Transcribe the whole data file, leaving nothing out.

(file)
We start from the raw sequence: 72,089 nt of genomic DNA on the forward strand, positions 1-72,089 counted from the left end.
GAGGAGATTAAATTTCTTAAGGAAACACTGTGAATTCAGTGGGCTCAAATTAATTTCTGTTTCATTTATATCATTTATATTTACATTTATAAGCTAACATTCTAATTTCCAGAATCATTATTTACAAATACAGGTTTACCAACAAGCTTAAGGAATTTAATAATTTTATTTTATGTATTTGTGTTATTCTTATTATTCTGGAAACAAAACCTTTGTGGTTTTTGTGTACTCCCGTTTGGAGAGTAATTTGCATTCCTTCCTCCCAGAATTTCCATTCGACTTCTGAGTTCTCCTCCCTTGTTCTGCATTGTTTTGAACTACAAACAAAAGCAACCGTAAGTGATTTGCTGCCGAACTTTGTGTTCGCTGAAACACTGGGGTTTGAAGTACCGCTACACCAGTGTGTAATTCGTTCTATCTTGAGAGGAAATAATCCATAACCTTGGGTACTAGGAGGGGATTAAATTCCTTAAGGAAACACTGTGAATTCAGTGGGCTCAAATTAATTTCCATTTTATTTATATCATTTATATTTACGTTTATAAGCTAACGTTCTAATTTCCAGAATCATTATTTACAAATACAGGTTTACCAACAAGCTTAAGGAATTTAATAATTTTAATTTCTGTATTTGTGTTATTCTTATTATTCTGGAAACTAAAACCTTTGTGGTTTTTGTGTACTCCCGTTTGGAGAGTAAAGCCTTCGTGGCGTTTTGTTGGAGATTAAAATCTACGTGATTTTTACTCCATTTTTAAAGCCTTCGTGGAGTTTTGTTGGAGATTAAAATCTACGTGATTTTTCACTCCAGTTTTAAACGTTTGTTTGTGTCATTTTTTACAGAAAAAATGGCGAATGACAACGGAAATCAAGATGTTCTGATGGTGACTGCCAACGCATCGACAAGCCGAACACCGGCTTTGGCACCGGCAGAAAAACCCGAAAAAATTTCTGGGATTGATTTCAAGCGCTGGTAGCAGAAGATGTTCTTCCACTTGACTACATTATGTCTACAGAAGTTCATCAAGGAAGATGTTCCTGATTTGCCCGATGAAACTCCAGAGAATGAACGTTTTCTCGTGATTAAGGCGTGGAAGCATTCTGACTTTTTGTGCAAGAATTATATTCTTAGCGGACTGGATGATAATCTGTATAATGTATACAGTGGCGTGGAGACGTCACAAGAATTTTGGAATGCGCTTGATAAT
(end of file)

We start from the raw sequence: 72,089 nt of genomic DNA on the forward strand, positions 1-72,089 counted from the left end.
GAGGAGATTAAATTTCTTAAGGAAACACTGTGAATTCAGTGGGCTCAAATTAATTTCTGTTTCATTTATATCATTTATATTTACATTTATAAGCTAACATTCTAATTTCCAGAATCATTATTTACAAATACAGGTTTACCAACAAGCTTAAGGAATTTAATAATTTTATTTTATGTATTTGTGTTATTCTTATTATTCTGGAAACAAAACCTTTGTGGTTTTTGTGTACTCCCGTTTGGAGAGTAATTTGCATTCCTTCCTCCCAGAATTTCCATTCGACTTCTGAGTTCTCCTCCCTTGTTCTGCATTGTTTTGAACTACAAACAAAAGCAACCGTAAGTGATTTGCTGCCGAACTTTGTGTTCGCTGAAACACTGGGGTTTGAAGTACCGCTACACCAGTGTGTAATTCGTTCTATCTTGAGAGGAAATAATCCATAACCTTGGGTACTAGGAGGGGATTAAATTCCTTAAGGAAACACTGTGAATTCAGTGGGCTCAAATTAATTTCCATTTTATTTATATCATTTATATTTACGTTTATAAGCTAACGTTCTAATTTCCAGAATCATTATTTACAAATACAGGTTTACCAACAAGCTTAAGGAATTTAATAATTTTAATTTCTGTATTTGTGTTATTCTTATTATTCTGGAAACTAAAACCTTTGTGGTTTTTGTGTACTCCCGTTTGGAGAGTAAAGCCTTCGTGGCGTTTTGTTGGAGATTAAAATCTACGTGATTTTTACTCCATTTTTAAAGCCTTCGTGGAGTTTTGTTGGAGATTAAAATCTACGTGATTTTTCACTCCAGTTTTAAACGTTTGTTTGTGTCATTTTTTACAGAAAAAATGGCGAATGACAACGGAAATCAAGATGTTCTGATGGTGACTGCCAACGCATCGACAAGCCGAACACCGGCTTTGGCACCGGCAGAAAAACCCGAAAAAATTTCTGGGATTGATTTCAAGCGCTGGTAGCAGAAGATGTTCTTCCACTTGACTACATTATGTCTACAGAAGTTCATCAAGGAAGATGTTCCTGATTTGCCCGATGAAACTCCAGAGAATGAACGTTTTCTCGTGATTAAGGCGTGGAAGCATTCTGACTTTTTGTGCAAGAATTATATTCTTAGCGGACTGGATGATAATCTGTATAATGTATACAGTGGCGTGGAGACGTCACAAGAATTTTGGAATGCGCTTGATAAT